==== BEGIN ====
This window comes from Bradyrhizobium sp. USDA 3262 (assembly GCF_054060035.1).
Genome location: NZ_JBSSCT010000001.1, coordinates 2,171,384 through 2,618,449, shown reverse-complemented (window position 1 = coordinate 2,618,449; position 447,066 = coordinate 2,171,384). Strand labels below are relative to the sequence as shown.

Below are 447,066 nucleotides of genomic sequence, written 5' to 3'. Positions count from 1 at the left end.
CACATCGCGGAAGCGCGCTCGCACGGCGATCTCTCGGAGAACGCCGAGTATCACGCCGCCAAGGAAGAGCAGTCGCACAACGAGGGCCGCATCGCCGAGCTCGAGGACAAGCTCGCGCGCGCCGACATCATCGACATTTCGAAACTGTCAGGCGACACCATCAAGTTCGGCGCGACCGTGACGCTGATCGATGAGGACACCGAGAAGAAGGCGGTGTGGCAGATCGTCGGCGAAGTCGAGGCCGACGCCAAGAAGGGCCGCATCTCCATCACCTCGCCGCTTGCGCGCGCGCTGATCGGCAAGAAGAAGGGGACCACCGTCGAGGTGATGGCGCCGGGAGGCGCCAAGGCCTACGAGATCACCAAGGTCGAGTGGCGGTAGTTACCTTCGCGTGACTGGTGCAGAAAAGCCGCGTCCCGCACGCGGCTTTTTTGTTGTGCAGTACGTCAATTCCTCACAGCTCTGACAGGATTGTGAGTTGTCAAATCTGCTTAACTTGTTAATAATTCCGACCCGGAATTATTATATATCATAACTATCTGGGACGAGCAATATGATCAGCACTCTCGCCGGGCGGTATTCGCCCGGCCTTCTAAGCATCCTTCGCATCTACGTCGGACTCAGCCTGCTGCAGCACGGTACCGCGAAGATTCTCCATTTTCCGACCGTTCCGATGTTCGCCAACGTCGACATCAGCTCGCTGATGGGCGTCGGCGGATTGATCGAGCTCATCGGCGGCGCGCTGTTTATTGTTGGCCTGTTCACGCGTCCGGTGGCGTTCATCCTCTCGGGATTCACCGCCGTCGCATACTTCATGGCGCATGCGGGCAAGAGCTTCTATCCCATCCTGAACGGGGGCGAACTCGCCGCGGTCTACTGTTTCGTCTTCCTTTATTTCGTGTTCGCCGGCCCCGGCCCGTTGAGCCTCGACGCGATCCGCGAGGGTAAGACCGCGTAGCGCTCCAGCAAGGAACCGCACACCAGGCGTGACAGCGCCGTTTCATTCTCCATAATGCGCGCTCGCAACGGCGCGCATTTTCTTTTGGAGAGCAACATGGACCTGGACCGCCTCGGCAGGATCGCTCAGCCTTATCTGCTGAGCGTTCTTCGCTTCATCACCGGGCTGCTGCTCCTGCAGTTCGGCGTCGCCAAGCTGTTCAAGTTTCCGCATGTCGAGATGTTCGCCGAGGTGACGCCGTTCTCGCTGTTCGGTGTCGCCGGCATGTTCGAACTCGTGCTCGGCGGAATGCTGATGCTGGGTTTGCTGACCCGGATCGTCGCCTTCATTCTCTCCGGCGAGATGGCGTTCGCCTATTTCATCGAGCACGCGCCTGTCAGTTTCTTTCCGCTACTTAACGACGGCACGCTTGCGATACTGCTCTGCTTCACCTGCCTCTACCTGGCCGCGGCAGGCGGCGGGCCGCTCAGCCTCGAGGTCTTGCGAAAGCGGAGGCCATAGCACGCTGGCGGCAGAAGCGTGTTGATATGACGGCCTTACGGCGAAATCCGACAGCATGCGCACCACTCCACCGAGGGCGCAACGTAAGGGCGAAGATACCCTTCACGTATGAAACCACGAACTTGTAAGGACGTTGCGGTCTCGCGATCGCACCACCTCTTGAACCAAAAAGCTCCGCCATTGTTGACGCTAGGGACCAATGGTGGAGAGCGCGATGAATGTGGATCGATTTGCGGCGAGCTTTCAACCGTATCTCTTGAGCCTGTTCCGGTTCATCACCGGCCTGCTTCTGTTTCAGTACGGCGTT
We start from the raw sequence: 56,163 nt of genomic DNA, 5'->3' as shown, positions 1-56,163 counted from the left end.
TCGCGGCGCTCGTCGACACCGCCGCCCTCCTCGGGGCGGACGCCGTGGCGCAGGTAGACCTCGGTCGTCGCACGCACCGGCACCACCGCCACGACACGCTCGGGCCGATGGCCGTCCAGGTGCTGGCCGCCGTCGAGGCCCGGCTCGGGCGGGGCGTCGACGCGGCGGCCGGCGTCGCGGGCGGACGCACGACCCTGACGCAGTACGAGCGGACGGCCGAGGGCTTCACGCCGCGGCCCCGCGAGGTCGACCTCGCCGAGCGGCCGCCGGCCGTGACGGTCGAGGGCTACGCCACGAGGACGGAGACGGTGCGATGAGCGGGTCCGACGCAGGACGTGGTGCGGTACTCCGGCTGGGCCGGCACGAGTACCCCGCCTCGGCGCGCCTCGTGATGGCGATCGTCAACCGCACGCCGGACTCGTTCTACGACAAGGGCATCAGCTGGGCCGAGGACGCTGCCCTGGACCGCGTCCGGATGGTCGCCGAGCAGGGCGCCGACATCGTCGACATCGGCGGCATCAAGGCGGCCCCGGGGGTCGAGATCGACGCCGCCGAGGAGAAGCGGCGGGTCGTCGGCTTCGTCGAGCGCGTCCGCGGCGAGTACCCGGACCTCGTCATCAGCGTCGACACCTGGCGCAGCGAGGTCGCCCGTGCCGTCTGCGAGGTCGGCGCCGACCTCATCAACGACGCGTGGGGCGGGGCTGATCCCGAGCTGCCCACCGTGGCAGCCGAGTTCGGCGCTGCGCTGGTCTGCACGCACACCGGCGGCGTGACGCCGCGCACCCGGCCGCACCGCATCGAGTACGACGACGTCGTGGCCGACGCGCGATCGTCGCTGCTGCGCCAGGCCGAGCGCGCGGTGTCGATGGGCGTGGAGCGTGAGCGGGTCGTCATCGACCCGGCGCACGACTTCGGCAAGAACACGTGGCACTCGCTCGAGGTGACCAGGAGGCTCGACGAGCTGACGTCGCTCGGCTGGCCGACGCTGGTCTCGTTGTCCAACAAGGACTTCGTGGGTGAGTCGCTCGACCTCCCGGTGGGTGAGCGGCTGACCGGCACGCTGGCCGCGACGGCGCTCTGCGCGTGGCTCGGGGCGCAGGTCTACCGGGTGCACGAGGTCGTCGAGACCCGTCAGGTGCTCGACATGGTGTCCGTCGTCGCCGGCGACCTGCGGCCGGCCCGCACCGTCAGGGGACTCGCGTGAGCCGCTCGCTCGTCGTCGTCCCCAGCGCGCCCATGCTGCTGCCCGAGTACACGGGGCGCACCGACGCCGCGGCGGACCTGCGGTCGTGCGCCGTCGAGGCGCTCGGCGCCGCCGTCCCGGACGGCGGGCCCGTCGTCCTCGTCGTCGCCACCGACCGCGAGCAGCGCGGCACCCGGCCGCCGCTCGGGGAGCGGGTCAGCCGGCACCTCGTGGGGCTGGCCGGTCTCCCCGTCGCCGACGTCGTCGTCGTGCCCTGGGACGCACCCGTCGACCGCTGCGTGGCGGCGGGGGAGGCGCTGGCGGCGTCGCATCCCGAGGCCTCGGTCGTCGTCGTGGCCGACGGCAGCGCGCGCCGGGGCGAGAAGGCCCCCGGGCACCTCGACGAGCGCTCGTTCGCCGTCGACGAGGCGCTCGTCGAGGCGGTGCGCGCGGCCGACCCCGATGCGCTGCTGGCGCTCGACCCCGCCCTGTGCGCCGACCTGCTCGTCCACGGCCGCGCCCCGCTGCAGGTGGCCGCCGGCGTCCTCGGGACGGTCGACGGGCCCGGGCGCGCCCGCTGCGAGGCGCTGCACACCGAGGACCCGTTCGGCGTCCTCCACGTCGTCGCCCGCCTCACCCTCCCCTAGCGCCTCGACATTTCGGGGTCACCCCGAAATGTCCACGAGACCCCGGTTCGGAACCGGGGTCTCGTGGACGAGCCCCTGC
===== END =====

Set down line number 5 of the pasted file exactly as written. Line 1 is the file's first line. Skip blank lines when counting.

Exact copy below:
We start from the raw sequence: 56,163 nt of genomic DNA, 5'->3' as shown, positions 1-56,163 counted from the left end.